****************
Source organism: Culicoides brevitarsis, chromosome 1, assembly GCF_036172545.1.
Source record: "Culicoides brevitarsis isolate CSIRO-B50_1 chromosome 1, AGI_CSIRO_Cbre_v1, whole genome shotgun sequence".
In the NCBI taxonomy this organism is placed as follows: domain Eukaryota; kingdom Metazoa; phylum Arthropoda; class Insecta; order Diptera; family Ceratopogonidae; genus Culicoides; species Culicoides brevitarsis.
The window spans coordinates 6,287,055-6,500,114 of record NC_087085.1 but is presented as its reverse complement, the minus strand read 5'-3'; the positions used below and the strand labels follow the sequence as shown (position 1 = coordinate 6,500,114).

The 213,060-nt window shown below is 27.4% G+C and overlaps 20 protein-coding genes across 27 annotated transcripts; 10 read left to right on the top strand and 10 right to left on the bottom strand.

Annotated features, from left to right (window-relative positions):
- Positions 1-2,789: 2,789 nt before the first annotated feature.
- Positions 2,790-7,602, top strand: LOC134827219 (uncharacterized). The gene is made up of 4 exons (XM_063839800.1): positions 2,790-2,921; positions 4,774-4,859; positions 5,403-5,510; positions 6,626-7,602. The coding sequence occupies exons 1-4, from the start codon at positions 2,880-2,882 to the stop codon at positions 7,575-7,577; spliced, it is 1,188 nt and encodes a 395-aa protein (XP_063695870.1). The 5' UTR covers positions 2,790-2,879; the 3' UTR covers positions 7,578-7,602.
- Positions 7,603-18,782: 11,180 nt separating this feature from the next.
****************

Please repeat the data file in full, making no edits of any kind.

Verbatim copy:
Source organism: Culicoides brevitarsis, chromosome 1, assembly GCF_036172545.1.
Source record: "Culicoides brevitarsis isolate CSIRO-B50_1 chromosome 1, AGI_CSIRO_Cbre_v1, whole genome shotgun sequence".
In the NCBI taxonomy this organism is placed as follows: domain Eukaryota; kingdom Metazoa; phylum Arthropoda; class Insecta; order Diptera; family Ceratopogonidae; genus Culicoides; species Culicoides brevitarsis.
The window spans coordinates 6,287,055-6,500,114 of record NC_087085.1 but is presented as its reverse complement, the minus strand read 5'-3'; the positions used below and the strand labels follow the sequence as shown (position 1 = coordinate 6,500,114).

The 213,060-nt window shown below is 27.4% G+C and overlaps 20 protein-coding genes across 27 annotated transcripts; 10 read left to right on the top strand and 10 right to left on the bottom strand.

Annotated features, from left to right (window-relative positions):
- Positions 1-2,789: 2,789 nt before the first annotated feature.
- Positions 2,790-7,602, top strand: LOC134827219 (uncharacterized). The gene is made up of 4 exons (XM_063839800.1): positions 2,790-2,921; positions 4,774-4,859; positions 5,403-5,510; positions 6,626-7,602. The coding sequence occupies exons 1-4, from the start codon at positions 2,880-2,882 to the stop codon at positions 7,575-7,577; spliced, it is 1,188 nt and encodes a 395-aa protein (XP_063695870.1). The 5' UTR covers positions 2,790-2,879; the 3' UTR covers positions 7,578-7,602.
- Positions 7,603-18,782: 11,180 nt separating this feature from the next.